Sailor Moon, Vol. 1
by Naoko Takeuchi
Kodansha Comics, 240 pp
Rating: Teen (13+)
After nearly a decade of being out of print, Naoko Takeuchi’s Sailor Moon returns to America thanks to Kodnasha Comics! Arguably one of the most influential manga series in the US, it kicked down doors and welcomed an entirely new generation of young girls into the sequential art form! The tale of Usagi, a school girl chosen to lead a group of other school girls in a battle against the forces of evil begins here.
The story in this first volume is surprisingly simple and straightforward almost to the point of predictability. Luna, a magical cat from the Moon arrives and informs Usagi, your typical, hapless school girl that she’s been chosen to help save the world as Sailor Moon. She’s tasked with several quests, including finding a powerful gem, gathering her allies and finding and defending a princess. Much of the volume is devoted to introducing the various characters and ideas, such as powerful, otherworldly aliens sucking energy from helpless earthlings, and some of the different girls who are Sailor Moon’s allies. At this point, emotionally, it feels a bit hollow and empty. There’s a lot of mystery and questions surrounding mysterious dreams and the enigmatic man Tuxedo Mask, but at this point it feels awfully plot heavy with villains and allies popping up randomly in each chapter. For their part, Sailor Moon and her allies are fairly straight forward and almost archetypal in their personalities and characteristics. The vaguely ditzy, blonde brimming with love and good will, the quiet and intelligent brainy girl, the tall and strong girl with a protective streak and so forth and so on.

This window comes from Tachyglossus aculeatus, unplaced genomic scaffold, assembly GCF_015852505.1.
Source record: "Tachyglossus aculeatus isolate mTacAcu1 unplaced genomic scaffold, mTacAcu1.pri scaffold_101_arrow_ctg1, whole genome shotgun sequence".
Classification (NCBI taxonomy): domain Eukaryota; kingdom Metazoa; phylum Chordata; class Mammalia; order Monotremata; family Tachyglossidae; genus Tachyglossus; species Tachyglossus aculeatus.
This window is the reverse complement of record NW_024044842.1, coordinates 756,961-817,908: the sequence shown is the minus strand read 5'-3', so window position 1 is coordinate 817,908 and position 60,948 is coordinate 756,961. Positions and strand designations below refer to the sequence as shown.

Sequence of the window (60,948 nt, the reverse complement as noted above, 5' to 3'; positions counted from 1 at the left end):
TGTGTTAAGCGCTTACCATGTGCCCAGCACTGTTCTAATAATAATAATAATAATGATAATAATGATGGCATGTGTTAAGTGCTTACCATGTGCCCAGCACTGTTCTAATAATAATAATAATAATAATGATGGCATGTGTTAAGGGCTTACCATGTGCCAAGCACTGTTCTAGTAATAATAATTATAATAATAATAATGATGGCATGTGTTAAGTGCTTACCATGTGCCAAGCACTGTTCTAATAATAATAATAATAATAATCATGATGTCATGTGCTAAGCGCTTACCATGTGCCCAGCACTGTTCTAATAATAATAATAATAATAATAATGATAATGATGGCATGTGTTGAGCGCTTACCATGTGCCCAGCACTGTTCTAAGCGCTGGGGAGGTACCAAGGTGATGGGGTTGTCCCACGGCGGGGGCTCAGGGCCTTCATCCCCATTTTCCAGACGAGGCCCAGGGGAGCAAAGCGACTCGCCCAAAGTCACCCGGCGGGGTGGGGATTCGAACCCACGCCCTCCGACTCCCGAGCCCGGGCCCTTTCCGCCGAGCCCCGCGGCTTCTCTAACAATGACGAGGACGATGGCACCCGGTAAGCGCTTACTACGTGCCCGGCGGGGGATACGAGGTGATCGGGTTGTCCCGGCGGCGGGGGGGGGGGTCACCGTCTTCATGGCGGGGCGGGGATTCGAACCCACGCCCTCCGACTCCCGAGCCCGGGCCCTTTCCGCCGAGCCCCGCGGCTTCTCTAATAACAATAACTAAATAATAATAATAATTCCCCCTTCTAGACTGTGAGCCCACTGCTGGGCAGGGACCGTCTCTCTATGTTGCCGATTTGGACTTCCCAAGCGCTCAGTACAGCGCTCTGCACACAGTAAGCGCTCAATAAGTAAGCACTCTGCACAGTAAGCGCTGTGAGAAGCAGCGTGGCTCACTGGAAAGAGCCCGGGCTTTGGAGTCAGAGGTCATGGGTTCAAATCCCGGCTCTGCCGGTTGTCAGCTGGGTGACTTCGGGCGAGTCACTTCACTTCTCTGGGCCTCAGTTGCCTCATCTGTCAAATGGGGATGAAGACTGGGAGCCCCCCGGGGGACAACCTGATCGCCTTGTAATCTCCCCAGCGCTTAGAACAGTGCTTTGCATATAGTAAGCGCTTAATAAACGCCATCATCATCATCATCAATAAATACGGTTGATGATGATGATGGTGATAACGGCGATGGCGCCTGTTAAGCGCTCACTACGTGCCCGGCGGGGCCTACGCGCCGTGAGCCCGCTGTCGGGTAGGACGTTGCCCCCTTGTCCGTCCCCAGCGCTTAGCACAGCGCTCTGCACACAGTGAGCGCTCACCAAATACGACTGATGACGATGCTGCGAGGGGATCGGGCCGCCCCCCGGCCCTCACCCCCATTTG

The visuals are… sparkly. I haven’t read too many shojo series but I have to admit that Sailor Moon is quite possibly the most stereotypical looking one that I’ve come across. It’s dripping with slightly chibi-esque moments, sparkles, flowers, toning patterns and more. Nearly everyone in this book is incredibly pretty and those that aren’t are usually villains or, possibly, secretly pretty! The panel lay outs are surprisingly dense and busy with lots of images bleeding into other panels, patterns splattered across the page and more. While the visuals do do a fantastic job at complimenting the emotional content of the text and at conveying various moods and emotions, the story telling seems a bit messy and stiff. The panels don’t really flow and motion and action are almost nonexistent. Confrontations with the villains are bland, un-engaging and often times incredibly short and quick.
Sailor Moon is an interesting read in terms of it being a classic and hugely important to the development of the American manga market, but at this point it’s not quite blowing me away or making me fall in love with it. There are moments that seem interesting and are amusing, along with story elements that seem to hold a lot of promise, but there’s just something lacking from the first volume to pull it all together and make it fantastic. As it is, knowing it’s importance and having a vague idea of what’s to come, I’ll probably be sticking with it for a bit longer. If I didn’t I really couldn’t see myself following the series for much longer.
Sailor Moon, vol. 1 is available now from Kodansha Comics.